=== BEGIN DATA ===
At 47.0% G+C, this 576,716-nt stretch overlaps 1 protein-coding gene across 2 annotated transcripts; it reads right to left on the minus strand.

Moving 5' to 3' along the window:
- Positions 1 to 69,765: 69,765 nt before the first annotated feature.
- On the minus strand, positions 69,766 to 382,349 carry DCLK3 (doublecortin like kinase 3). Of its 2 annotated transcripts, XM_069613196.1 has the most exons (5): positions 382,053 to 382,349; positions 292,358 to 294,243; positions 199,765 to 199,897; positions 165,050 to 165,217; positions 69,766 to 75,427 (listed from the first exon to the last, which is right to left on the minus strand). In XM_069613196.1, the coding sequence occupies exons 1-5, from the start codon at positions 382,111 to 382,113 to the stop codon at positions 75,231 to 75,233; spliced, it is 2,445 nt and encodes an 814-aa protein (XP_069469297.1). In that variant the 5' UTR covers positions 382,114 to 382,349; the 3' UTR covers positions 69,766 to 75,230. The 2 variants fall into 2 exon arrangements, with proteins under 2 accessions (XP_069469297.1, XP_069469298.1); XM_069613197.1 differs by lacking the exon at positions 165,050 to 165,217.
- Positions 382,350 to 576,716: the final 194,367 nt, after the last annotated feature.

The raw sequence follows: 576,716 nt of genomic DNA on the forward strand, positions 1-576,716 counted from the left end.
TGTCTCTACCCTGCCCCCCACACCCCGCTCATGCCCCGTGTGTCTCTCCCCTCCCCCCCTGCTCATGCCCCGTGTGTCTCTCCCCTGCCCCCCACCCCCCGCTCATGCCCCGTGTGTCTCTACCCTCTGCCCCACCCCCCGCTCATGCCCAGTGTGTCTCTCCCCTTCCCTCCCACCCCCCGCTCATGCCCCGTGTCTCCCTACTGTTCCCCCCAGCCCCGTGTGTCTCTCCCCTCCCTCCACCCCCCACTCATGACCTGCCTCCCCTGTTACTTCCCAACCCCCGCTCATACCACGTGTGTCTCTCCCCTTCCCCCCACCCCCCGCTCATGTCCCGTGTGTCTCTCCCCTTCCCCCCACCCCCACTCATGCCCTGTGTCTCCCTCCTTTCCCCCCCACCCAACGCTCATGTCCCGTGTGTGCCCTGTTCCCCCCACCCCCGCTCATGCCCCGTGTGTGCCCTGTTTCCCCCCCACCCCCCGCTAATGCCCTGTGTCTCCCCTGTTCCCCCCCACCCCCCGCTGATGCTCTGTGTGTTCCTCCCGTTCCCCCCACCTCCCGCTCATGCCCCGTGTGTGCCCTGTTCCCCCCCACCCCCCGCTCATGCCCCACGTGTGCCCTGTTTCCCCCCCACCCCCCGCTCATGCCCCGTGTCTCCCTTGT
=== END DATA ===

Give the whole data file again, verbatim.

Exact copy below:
At 47.0% G+C, this 576,716-nt stretch overlaps 1 protein-coding gene across 2 annotated transcripts; it reads right to left on the minus strand.

Moving 5' to 3' along the window:
- Positions 1 to 69,765: 69,765 nt before the first annotated feature.
- On the minus strand, positions 69,766 to 382,349 carry DCLK3 (doublecortin like kinase 3). Of its 2 annotated transcripts, XM_069613196.1 has the most exons (5): positions 382,053 to 382,349; positions 292,358 to 294,243; positions 199,765 to 199,897; positions 165,050 to 165,217; positions 69,766 to 75,427 (listed from the first exon to the last, which is right to left on the minus strand). In XM_069613196.1, the coding sequence occupies exons 1-5, from the start codon at positions 382,111 to 382,113 to the stop codon at positions 75,231 to 75,233; spliced, it is 2,445 nt and encodes an 814-aa protein (XP_069469297.1). In that variant the 5' UTR covers positions 382,114 to 382,349; the 3' UTR covers positions 69,766 to 75,230. The 2 variants fall into 2 exon arrangements, with proteins under 2 accessions (XP_069469297.1, XP_069469298.1); XM_069613197.1 differs by lacking the exon at positions 165,050 to 165,217.
- Positions 382,350 to 576,716: the final 194,367 nt, after the last annotated feature.

The raw sequence follows: 576,716 nt of genomic DNA on the forward strand, positions 1-576,716 counted from the left end.
TGTCTCTACCCTGCCCCCCACACCCCGCTCATGCCCCGTGTGTCTCTCCCCTCCCCCCCTGCTCATGCCCCGTGTGTCTCTCCCCTGCCCCCCACCCCCCGCTCATGCCCCGTGTGTCTCTACCCTCTGCCCCACCCCCCGCTCATGCCCAGTGTGTCTCTCCCCTTCCCTCCCACCCCCCGCTCATGCCCCGTGTCTCCCTACTGTTCCCCCCAGCCCCGTGTGTCTCTCCCCTCCCTCCACCCCCCACTCATGACCTGCCTCCCCTGTTACTTCCCAACCCCCGCTCATACCACGTGTGTCTCTCCCCTTCCCCCCACCCCCCGCTCATGTCCCGTGTGTCTCTCCCCTTCCCCCCACCCCCACTCATGCCCTGTGTCTCCCTCCTTTCCCCCCCACCCAACGCTCATGTCCCGTGTGTGCCCTGTTCCCCCCACCCCCGCTCATGCCCCGTGTGTGCCCTGTTTCCCCCCCACCCCCCGCTAATGCCCTGTGTCTCCCCTGTTCCCCCCCACCCCCCGCTGATGCTCTGTGTGTTCCTCCCGTTCCCCCCACCTCCCGCTCATGCCCCGTGTGTGCCCTGTTCCCCCCCACCCCCCGCTCATGCCCCACGTGTGCCCTGTTTCCCCCCCACCCCCCGCTCATGCCCCGTGTCTCCCTTGT